View Jack Lewis's profile

Jack Lewis

202 posts in 893 days


#10 posted 10-19-2017 02:40 PM

Apply CA glue to the pieces and spray CA activator on base. Apply in the exact position and apply a couple of seconds pressure. No squeeze out, no worry about slippage. Case solved!

-- "Now we are getting no where, thanks to me"

View ArtMann's profile

ArtMann

647 posts in 631 days


#11 posted 10-19-2017 05:15 PM

Jack gets the gold star for best idea in my ranking system.

View Chris Cook's profile

Chris Cook

291 posts in 2096 days


#12 posted 10-19-2017 08:03 PM

Folks! Thank you for your many responses. I think I will go into the shop and experiment with each of your suggestions and see what works best for me.

A few questions:

@Alaskan, I like your idea and I support global warming (AKA greenhouse effect, ozone hole, climate change)

@Jack

For CA glue and zipkicker, I have used these a while back when I was doing R/C Planes. How is the longevity of this type of bond? Good I guess?

@TheFirdge. I have tried to use alder as a bonding agent and I am afraid it just doesn’t last.

@shiprightI have yet to use hide glue, maybe it’s time

@loren I am actually planning a go-bar setup soon anyway.

-- Chris, "all we are is sawdust in the dust collector""

View pontic's profile

pontic

479 posts in 423 days


#13 posted 10-19-2017 08:17 PM

CA is durable enough for this kind of job. They now have a UV activated system that works very well in situations like this.
If you want to use PVA do what Alaska guy suggests or pin the tails in with strait pins.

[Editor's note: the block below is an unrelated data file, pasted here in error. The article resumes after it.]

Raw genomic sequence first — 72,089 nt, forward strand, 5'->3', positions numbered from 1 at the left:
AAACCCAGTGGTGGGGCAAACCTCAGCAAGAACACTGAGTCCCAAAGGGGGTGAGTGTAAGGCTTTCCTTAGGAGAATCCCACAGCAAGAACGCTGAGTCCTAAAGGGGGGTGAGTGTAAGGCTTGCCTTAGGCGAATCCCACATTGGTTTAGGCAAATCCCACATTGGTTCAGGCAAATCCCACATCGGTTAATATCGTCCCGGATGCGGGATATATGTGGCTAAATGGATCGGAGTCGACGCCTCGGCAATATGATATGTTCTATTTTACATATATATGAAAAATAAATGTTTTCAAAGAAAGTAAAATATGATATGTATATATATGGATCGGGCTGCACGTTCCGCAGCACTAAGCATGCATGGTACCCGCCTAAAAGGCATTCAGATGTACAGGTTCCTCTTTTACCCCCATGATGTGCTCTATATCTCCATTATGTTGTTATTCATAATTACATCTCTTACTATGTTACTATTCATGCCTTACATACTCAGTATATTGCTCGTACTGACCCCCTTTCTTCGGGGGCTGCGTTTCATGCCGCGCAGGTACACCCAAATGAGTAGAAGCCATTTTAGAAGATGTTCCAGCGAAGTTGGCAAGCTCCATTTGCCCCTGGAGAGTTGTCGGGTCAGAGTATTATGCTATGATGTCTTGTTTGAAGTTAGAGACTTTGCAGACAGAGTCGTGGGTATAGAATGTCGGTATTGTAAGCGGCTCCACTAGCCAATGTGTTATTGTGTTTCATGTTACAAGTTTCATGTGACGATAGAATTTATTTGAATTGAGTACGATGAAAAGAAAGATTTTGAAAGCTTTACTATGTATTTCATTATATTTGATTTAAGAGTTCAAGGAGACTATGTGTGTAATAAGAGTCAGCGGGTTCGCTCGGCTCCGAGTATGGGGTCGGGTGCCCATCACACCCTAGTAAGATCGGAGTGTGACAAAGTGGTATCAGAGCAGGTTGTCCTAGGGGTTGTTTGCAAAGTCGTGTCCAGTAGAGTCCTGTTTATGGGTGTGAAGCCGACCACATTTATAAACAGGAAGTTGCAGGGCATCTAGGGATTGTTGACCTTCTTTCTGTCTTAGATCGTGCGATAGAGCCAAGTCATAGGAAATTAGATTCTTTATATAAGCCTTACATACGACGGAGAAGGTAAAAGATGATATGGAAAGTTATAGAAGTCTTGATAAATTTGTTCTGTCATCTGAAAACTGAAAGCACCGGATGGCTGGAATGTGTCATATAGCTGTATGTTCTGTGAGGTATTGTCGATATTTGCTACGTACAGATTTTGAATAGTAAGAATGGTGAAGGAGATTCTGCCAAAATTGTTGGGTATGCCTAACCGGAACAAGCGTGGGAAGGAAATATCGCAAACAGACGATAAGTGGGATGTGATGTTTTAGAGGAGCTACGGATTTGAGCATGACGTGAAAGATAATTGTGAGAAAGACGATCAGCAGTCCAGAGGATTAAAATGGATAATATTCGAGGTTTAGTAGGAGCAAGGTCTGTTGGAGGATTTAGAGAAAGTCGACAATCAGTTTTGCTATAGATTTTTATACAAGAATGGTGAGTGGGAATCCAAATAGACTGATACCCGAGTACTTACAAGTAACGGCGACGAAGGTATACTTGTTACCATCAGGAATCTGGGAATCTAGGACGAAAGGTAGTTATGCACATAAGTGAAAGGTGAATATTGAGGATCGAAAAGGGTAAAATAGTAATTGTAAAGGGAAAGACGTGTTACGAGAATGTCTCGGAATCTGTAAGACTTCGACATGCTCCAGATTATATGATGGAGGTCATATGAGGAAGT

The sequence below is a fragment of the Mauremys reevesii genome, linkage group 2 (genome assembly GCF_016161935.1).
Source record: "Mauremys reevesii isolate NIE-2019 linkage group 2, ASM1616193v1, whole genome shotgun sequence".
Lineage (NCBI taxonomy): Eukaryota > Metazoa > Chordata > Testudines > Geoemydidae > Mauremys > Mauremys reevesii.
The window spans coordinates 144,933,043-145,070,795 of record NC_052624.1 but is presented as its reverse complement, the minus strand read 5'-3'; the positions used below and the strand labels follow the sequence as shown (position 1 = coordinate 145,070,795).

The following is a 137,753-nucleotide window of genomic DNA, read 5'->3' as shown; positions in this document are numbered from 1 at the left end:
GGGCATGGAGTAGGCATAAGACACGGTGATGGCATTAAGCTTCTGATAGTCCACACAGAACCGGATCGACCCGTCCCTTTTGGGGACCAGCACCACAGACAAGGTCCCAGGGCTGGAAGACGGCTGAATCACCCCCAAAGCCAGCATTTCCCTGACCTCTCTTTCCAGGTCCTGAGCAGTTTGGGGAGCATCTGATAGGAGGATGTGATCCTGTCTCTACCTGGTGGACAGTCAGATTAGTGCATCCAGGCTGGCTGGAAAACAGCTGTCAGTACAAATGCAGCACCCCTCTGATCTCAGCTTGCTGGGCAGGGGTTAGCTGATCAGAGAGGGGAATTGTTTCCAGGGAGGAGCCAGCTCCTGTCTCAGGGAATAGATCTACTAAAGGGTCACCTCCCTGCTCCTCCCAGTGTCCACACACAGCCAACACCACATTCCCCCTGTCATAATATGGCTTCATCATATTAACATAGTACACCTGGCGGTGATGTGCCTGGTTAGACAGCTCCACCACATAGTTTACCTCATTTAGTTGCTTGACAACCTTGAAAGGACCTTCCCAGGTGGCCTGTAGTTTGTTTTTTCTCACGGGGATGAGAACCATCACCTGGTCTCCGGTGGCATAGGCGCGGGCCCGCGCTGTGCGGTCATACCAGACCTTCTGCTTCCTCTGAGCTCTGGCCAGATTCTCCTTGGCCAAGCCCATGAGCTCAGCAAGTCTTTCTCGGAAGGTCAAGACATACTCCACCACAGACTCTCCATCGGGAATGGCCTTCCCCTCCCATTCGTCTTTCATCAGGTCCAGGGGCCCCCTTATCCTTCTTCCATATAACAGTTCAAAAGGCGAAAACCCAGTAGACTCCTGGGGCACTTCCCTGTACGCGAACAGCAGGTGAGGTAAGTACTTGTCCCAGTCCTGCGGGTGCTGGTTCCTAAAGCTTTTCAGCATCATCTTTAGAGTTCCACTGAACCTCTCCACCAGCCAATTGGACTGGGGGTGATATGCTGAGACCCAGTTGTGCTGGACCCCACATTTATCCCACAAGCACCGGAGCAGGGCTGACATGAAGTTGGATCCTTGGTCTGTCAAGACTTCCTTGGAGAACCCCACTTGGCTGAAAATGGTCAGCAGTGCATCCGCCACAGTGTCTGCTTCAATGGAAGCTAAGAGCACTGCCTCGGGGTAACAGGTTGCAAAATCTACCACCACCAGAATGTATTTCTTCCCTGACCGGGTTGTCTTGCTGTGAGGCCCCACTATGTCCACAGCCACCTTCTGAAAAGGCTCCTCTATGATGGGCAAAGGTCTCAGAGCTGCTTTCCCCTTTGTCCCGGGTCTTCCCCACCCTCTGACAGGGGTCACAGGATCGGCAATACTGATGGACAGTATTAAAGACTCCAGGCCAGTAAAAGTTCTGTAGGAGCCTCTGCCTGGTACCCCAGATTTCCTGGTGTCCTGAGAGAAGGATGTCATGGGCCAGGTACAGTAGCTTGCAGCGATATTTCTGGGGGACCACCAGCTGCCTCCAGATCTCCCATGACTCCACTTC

-- Illigitimii non carburundum sum

View jbay's profile

jbay

1798 posts in 714 days


#14 posted 10-19-2017 08:40 PM

CA is durable enough for this kind of job. They now have a UV activated system that works very well in situations like this. If you want to use PVA do what Alaska guy suggests or pin the tails in with strait pins.

- pontic

Quite interested in this. How does the UV light penetrate the wood material to cure it?

-- If anyone would like to see my Portfolio, PM me and I would be glad to send you the link.

View Chris Cook's profile

Chris Cook

291 posts in 2096 days


#15 posted 10-19-2017 09:06 PM


CA is durable enough for this kind of job. They now have a UV activated system that works very well in situations like this. If you want to use PVA do what Alaska guy suggests or pin the tails in with strait pins.

- pontic

Quite interested in this. How does the UV light penetrate the wood material to cure it?

- jbay

I actually have some of the UV curable glue, but I am unsure of it’s curing potential in hidden areas and it’s longevity. Guess I can test that too!

-- Chris, "all we are is sawdust in the dust collector""

showing 1 through 15 of 19 replies